Trucking HR Canada Conference 2017

By: Meryn Morrison, Photography by: Meryn Morrison

Meryn Morrison Health Safety Comp Man 0094 Meryn Morrison, WiRT Chairperson Meryn Morrison Health Safety Comp Man 0094

Trucking HR Canada leads trucking industry discussions on issues of human resources, careers, best practice, and recruitment

Earlier this year, I was invited to attend the annual conference of Trucking HR Canada in Toronto. I must say it was well worth the long flight!

As issues of human resources, careers, best practice, and recruitment are all big issues here in New Zealand, it was interesting and informative to hear about the challenges the industry faces in Canada.

As part of the conference, I was pleased to contribute to an international panel with representatives from Norway, Denmark, the UK, and Australia.

I spoke to the delegates about WiRT and what we are doing to promote industry career paths for women in our neck of the woods.


Bison -Workshop

Before the conference started, a group of us were lucky enough to be taken to have a look around Challenger Motor Freight and Bison Freight, two large transport companies in Toronto.

There were some noticeable differences from how we do things in New Zealand, particularly around the professional development of their staff.

The first thing you notice is that trucks in Canada look dirty, rusty, and uncared for. This is easy to explain as the salt that is spread on the ice and snow quickly corrodes shiny wheel rims and paint jobs.

Because of their proximity to the United States, their truck configuration matches US regulations—mostly 18 wheelers with a ‘dry box’ of 53 feet long. Bison Freight also had drag saving wings on the back of their dry boxes to reduce drag and save fuel.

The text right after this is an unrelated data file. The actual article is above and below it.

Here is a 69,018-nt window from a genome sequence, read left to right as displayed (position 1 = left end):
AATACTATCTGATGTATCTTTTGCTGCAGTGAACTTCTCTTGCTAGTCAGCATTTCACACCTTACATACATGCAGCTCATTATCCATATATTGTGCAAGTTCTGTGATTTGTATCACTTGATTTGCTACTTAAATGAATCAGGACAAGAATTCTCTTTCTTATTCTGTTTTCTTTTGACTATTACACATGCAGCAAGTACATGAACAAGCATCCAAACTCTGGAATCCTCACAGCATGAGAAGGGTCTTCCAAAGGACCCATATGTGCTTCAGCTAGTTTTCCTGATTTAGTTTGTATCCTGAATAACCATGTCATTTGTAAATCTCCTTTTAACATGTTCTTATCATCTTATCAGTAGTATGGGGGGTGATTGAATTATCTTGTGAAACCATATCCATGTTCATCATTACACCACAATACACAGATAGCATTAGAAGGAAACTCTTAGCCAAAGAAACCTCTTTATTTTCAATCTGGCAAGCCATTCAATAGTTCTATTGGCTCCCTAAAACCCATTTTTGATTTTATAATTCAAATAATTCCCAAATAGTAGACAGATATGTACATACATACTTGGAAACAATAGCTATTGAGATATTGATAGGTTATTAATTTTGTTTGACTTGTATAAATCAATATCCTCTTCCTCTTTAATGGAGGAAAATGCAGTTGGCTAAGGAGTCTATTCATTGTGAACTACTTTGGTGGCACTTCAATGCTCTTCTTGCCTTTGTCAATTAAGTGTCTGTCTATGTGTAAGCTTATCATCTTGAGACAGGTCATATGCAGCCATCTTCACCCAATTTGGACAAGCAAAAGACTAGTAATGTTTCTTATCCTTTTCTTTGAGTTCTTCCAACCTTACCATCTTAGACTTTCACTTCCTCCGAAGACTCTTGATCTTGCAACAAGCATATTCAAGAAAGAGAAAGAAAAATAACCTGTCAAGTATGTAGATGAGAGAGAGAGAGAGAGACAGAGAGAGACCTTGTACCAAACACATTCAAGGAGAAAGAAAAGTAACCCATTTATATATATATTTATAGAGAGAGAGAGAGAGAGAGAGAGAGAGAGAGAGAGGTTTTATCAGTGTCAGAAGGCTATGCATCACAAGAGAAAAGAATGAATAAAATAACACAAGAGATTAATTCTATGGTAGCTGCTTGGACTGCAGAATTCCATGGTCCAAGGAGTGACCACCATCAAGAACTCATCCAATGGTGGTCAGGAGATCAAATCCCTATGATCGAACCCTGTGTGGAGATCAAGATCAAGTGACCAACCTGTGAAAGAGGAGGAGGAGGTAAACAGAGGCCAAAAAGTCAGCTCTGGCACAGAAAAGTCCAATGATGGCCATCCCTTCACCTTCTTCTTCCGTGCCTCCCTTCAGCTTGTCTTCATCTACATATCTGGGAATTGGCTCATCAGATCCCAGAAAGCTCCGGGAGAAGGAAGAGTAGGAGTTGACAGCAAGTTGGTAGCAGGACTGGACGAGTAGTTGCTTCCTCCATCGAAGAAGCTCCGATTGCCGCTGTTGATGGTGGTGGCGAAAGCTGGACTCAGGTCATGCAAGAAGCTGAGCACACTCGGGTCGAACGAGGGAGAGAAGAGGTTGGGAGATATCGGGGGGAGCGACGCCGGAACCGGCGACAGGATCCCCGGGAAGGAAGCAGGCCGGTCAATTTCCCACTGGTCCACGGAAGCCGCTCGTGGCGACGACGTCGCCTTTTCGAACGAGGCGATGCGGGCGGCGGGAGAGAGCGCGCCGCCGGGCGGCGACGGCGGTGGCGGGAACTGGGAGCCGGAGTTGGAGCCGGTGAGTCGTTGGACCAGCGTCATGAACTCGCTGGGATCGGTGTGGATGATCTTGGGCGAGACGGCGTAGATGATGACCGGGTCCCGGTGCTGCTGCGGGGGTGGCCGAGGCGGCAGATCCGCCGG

The Bison workshop was impressive. The manager even wears a suit and tie! They have 12 bays with two free at one end. Beyond the 12-bay workshop was a full truck and trailer wash, fully enclosed, again designed for Canada’s harsh cold conditions.

Bison has invested in catalytic filter cleaners for emissions control. This process takes four hours. While this is happening, the tractor unit undergoes other servicing and the driver has his or her turn on the computer to upskill or complete annual training modules.

Training and updates are required to be undertaken by the drivers annually.

If a driver’s incidents or fuel numbers come back outside normal operating parameters, he or she is brought in and put through a driving simulator and their driving style is analysed and optimised.

Fuel figures and empty running was addressed twice a day in dispatch ‘huddles’. Twice a day, dispatchers get together and discuss how their day was going and if any figures were outside the operating parameters. If one dispatcher has an issue, it is often solved by the group.

The company looks after their drivers by offering a good hourly rate along with good working conditions and younger vehicles to drive.

Overall, the trip was a great experience, and I am honoured to have represented WiRT in Canada. I hope to encourage some of the contacts I have made to come and speak at one of our events in the future.

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